5 things to know about the St. Louis County charter commission | St. Louis Public Radio

5 things to know about the St. Louis County charter commission

Nov 25, 2018

St. Louis County voters this month approved the formation of a charter commission by a vote of 55 percent for 45 percent. The charter is the blueprint for county government.

Here are five things to know about the commission, which starts work in 2019.

1. Why was the creation of the commission on the ballot?

Because the charter says it has to be.

Article X of the current charter, which was last revised in 1979, says: “At the general election in November 1998, and every 10 years thereafter,” elections officials have to ask voters, “Shall there be a Charter Commission to revise and amend the Charter?”

2. When was the last time voters approved a commission?

November 1998, 62 percent to 38 percent. Its members approved a new charter, but voters rejected it in April 2000, with 34 percent voting yes.

3. Who’s on the commission?

There will be 14 members, half nominated by the St. Louis County Council and half by the county executive, Democrat Steve Stenger. Each council member gets to nominate a registered voter from their district.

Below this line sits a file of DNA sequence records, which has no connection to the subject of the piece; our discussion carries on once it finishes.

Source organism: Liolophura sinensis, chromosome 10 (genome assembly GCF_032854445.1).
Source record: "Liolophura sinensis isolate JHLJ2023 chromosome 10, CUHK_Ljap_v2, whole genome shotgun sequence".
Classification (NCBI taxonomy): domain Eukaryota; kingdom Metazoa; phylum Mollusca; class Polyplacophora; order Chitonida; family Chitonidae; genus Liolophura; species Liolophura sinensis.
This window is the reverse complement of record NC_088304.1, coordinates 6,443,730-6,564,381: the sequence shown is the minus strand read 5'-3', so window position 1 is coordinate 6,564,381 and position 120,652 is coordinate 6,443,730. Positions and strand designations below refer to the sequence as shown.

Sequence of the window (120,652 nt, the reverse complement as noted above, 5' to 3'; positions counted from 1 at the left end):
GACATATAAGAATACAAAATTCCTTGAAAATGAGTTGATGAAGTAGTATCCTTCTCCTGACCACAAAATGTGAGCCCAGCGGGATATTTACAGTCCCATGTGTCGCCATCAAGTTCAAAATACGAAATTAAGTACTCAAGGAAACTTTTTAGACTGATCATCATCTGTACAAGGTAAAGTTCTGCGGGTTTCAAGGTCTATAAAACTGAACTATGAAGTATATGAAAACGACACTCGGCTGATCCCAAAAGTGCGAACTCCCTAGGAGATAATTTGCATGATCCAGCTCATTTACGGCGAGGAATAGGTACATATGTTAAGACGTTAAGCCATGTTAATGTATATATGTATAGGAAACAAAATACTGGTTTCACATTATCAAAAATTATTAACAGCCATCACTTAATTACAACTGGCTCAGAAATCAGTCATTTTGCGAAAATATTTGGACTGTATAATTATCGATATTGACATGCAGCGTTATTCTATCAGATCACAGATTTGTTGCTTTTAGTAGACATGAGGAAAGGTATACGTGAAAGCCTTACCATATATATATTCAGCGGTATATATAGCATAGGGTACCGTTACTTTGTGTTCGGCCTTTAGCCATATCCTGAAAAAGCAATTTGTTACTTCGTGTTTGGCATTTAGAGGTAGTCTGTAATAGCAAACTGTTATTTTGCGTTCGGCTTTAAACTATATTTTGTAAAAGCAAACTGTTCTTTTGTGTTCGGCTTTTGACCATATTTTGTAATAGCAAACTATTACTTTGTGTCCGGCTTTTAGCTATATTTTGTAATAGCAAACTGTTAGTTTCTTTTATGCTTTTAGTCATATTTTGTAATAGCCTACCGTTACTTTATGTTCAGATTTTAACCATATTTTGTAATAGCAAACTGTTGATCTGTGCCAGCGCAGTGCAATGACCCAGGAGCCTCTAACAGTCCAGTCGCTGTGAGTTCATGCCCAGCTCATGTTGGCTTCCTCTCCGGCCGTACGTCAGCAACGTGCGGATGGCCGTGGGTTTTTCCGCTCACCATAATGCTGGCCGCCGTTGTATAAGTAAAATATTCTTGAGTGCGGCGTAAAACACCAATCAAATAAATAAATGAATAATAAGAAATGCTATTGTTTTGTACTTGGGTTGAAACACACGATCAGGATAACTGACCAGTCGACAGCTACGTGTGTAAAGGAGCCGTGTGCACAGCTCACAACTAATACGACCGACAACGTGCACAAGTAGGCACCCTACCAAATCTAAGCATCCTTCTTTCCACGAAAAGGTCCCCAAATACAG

Stenger must nominate at least two people who hold elected office in one of the county’s 88 municipalities. All together, no more than eight members can be from the same political party, although the battles in St. Louis County politics are currently more along personal than party lines.

4. What are their responsibilities?

Members are tasked with framing a “charter or amendment or amendments,” although it’s possible the commission could review the current document and decide that it doesn’t need to be changed. Any amendments, or an entirely new charter, must be approved by nine of the 14 members (60 percent).

Because we don’t know names, we don’t know what members think the priorities should be. But Sam Page, the Democratic chairman of the County Council, said he would like the commission to consider giving the council the authority to hire its own attorney.

“Currently, we share a legal counsel [with the county executive,] which doesn’t make much sense and has led to a lot of disagreements that, if each side had an attorney, they probably could have been worked out,” Page told St. Louis Public Radio’s Jo Mannies.

St. Louis County voters rejected that proposal in August by a 12-vote margin.

5. How long will the entire process take?

Two years is the maximum length of time.

The 14 members have to be appointed by Jan. 20. The charter says the commission exists until Dec. 31 following its appointment, although it can wrap up its work sooner. Voters would then have to approve any proposed changes “at a special or general election held on a day fixed by the commission” at least 30 days, but no more than a year, after the commission finishes its work.

Follow Rachel on Twitter: @rlippmann